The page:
Finally, a surface photovoltage (SPV) is measured to obtain information about the electrical field or voltage generated in the substrate 506 underlying the charge-storage-layer 502 and the tunneling-layer 504. Referring to FIG. 5C, in one embodiment the tool 516 further includes a light source 530 to emit electromagnetic radiation with photon energy greater than the silicon's bandgap (light 532) to briefly flash or illuminate at least a portion of the structure 500, generating photogenerated carriers 534 near the silicon substrate surface. The probe 523, probe-electronics 528 and mechanical oscillator 526 are then used to measure a change in measured surface voltage which is the SPV. The SPV measures the voltage drop near the silicon substrate surface due to band bending induced by the charge deposited. Therefore, the sum of the Vsurf and SPV is the voltage across the charge storage layer and the tunneling layer.

When a sufficiently large amount of corona charge is deposited, the surface voltage (Vsurf) will be saturated to a point at which tunneling current becomes substantial. Any deposited charge in excess of this amount is rapidly lost or dissipated by an exponential increase in the tunneling current. Thus, the tunneling voltage can be calculated as the sum of the Vsurf and SPV at the point of surface voltage saturation.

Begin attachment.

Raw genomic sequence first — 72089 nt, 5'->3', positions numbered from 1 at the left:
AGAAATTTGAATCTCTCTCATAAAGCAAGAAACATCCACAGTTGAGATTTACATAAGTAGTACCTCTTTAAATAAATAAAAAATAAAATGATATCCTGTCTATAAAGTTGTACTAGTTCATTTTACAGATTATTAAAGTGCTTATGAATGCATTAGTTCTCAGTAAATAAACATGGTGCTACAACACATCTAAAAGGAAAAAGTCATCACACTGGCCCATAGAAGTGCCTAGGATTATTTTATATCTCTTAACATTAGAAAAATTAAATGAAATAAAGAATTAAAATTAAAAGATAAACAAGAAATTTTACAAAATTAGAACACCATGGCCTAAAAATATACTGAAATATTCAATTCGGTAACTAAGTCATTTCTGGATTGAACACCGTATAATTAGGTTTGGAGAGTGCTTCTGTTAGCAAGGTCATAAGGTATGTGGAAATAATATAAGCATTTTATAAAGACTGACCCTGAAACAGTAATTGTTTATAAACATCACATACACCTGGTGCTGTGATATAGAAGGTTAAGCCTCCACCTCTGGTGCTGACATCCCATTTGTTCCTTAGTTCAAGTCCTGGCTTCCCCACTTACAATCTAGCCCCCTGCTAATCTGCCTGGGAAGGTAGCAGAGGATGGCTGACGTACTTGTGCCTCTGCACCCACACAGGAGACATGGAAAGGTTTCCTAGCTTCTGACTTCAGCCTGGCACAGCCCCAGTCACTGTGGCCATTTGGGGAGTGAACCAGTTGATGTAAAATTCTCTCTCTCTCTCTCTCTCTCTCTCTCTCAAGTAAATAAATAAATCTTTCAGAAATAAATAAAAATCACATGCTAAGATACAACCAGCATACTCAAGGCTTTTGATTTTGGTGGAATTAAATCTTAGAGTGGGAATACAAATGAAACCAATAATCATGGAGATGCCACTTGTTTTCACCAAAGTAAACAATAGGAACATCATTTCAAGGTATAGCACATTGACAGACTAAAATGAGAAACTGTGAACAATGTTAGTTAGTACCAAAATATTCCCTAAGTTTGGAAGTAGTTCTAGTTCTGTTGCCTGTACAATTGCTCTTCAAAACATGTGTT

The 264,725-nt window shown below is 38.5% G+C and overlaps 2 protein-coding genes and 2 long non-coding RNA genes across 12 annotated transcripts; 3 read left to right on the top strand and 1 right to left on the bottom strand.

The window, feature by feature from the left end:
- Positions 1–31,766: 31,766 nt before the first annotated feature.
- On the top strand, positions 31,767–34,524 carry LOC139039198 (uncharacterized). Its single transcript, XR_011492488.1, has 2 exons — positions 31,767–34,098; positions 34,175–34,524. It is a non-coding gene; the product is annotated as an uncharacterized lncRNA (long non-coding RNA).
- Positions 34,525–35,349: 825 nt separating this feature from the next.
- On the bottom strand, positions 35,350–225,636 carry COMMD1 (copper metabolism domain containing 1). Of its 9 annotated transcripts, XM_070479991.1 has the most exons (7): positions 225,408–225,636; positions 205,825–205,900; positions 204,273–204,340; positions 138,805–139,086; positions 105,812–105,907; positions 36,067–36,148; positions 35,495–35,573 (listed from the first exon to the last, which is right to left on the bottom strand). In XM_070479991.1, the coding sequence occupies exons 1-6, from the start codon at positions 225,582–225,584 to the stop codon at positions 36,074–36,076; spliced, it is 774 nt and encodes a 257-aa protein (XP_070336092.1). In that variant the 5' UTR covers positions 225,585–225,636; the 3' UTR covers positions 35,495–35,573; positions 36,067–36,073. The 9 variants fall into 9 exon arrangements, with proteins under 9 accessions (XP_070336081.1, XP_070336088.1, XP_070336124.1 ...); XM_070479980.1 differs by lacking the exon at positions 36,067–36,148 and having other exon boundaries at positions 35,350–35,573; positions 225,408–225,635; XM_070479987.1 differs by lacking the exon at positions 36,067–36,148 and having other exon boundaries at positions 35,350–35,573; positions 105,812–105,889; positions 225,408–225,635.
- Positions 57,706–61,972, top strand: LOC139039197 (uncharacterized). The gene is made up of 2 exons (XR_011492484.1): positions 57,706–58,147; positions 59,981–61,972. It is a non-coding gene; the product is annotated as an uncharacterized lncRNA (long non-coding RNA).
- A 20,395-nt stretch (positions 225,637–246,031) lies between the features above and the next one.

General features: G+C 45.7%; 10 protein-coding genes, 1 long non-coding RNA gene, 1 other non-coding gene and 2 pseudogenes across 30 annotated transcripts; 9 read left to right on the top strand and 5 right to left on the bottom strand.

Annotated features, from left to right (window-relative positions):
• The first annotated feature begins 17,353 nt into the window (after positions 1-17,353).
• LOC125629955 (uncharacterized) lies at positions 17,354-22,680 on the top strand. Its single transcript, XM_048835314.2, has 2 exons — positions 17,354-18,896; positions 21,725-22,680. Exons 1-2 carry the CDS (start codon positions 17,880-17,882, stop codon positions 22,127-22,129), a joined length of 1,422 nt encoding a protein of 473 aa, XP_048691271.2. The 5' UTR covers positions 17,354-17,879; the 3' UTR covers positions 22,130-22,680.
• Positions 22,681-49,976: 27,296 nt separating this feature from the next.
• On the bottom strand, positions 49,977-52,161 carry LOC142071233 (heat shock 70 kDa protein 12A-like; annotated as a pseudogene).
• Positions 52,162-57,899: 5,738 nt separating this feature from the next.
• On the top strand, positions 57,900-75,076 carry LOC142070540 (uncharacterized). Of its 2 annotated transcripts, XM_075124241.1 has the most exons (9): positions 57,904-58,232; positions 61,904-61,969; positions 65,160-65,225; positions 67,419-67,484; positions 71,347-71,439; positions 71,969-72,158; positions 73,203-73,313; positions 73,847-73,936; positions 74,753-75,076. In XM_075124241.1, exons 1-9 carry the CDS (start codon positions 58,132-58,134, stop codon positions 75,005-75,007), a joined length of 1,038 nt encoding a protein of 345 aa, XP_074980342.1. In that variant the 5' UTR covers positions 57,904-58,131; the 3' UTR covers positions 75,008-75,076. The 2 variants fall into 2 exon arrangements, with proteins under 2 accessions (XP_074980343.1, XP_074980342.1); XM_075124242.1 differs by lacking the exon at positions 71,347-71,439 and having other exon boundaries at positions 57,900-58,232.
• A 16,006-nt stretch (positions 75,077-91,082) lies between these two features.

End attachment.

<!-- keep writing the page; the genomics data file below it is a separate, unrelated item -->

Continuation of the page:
FIG. 6 is graph illustrating the correlation of a differential tunneling voltage determined according to an embodiment of the present disclosure to a measured beginning-of-life (BOL) threshold voltage (VT) window of transistor including an ONO stack. By VT window it is meant the difference between a programmed threshold voltage (VTP) of a NVM transistor and an erased threshold voltage (VTE). The VT window of a NVM transistor is the typically reduced over time due to the loss of charge stored in the nitride layer. This loss can be due to several mechanisms of charge leakage. The VT window at the end of life of the part depends on the window at the beginning of life and the rate of decay with time. Thus, an NVM transistor in order to meet a specified operating life, e.g., 17 years, must meet a specified minimum BOL VT window, e.g., 3.0VDC.